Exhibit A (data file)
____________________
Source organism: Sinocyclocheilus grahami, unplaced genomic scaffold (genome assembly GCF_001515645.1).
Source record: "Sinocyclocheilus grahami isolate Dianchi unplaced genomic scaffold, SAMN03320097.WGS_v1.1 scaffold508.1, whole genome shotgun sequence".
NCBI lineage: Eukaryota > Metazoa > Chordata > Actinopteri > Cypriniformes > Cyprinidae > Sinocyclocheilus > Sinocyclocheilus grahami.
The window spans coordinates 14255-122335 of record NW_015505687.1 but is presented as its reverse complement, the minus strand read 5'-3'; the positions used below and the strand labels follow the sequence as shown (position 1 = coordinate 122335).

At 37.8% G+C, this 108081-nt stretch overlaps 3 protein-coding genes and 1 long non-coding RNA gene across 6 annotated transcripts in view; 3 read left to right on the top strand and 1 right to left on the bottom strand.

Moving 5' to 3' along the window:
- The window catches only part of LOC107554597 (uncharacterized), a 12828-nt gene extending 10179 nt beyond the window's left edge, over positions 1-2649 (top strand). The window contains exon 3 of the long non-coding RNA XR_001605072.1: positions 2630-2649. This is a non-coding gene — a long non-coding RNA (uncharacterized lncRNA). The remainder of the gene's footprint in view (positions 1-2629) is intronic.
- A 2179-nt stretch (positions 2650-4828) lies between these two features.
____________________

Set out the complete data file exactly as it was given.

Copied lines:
Source organism: Sinocyclocheilus grahami, unplaced genomic scaffold (genome assembly GCF_001515645.1).
Source record: "Sinocyclocheilus grahami isolate Dianchi unplaced genomic scaffold, SAMN03320097.WGS_v1.1 scaffold508.1, whole genome shotgun sequence".
NCBI lineage: Eukaryota > Metazoa > Chordata > Actinopteri > Cypriniformes > Cyprinidae > Sinocyclocheilus > Sinocyclocheilus grahami.
The window spans coordinates 14255-122335 of record NW_015505687.1 but is presented as its reverse complement, the minus strand read 5'-3'; the positions used below and the strand labels follow the sequence as shown (position 1 = coordinate 122335).

At 37.8% G+C, this 108081-nt stretch overlaps 3 protein-coding genes and 1 long non-coding RNA gene across 6 annotated transcripts in view; 3 read left to right on the top strand and 1 right to left on the bottom strand.

Moving 5' to 3' along the window:
- The window catches only part of LOC107554597 (uncharacterized), a 12828-nt gene extending 10179 nt beyond the window's left edge, over positions 1-2649 (top strand). The window contains exon 3 of the long non-coding RNA XR_001605072.1: positions 2630-2649. This is a non-coding gene — a long non-coding RNA (uncharacterized lncRNA). The remainder of the gene's footprint in view (positions 1-2629) is intronic.
- A 2179-nt stretch (positions 2650-4828) lies between these two features.